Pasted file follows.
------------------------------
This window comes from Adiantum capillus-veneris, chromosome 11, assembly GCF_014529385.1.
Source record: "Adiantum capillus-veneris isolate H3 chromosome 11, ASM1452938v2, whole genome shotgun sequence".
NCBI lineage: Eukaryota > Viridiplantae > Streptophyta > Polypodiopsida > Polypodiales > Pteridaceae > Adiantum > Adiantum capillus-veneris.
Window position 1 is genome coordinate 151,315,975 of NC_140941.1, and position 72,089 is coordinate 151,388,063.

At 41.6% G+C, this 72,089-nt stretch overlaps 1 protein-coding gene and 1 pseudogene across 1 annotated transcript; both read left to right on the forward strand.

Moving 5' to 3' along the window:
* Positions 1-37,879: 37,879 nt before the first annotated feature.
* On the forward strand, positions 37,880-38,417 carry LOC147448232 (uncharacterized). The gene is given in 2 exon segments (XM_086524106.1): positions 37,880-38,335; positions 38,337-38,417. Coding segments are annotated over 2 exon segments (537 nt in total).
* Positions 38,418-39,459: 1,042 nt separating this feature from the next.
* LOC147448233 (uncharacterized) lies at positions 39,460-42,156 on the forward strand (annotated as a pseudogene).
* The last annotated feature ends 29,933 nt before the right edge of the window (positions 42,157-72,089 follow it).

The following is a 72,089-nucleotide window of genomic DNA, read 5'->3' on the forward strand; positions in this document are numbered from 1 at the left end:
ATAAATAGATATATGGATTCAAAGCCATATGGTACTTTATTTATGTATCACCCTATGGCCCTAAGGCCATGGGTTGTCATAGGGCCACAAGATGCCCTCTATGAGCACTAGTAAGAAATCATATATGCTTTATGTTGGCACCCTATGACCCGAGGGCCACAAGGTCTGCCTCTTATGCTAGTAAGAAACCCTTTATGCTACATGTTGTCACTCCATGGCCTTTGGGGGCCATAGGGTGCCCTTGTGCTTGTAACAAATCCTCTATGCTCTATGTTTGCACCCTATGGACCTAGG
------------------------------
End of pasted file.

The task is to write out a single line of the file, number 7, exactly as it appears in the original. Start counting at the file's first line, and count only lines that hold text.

* Positions 1-37,879: 37,879 nt before the first annotated feature.